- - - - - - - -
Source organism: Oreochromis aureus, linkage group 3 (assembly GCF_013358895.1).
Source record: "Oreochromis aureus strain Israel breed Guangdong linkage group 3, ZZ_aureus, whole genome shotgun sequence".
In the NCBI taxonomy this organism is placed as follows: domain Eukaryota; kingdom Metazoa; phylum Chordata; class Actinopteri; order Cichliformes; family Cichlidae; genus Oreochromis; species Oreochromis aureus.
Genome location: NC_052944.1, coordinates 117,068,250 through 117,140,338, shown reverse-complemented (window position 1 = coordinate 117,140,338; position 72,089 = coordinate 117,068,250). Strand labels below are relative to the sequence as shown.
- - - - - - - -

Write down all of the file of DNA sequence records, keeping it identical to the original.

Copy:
Source organism: Oreochromis aureus, linkage group 3 (assembly GCF_013358895.1).
Source record: "Oreochromis aureus strain Israel breed Guangdong linkage group 3, ZZ_aureus, whole genome shotgun sequence".
In the NCBI taxonomy this organism is placed as follows: domain Eukaryota; kingdom Metazoa; phylum Chordata; class Actinopteri; order Cichliformes; family Cichlidae; genus Oreochromis; species Oreochromis aureus.
Genome location: NC_052944.1, coordinates 117,068,250 through 117,140,338, shown reverse-complemented (window position 1 = coordinate 117,140,338; position 72,089 = coordinate 117,068,250). Strand labels below are relative to the sequence as shown.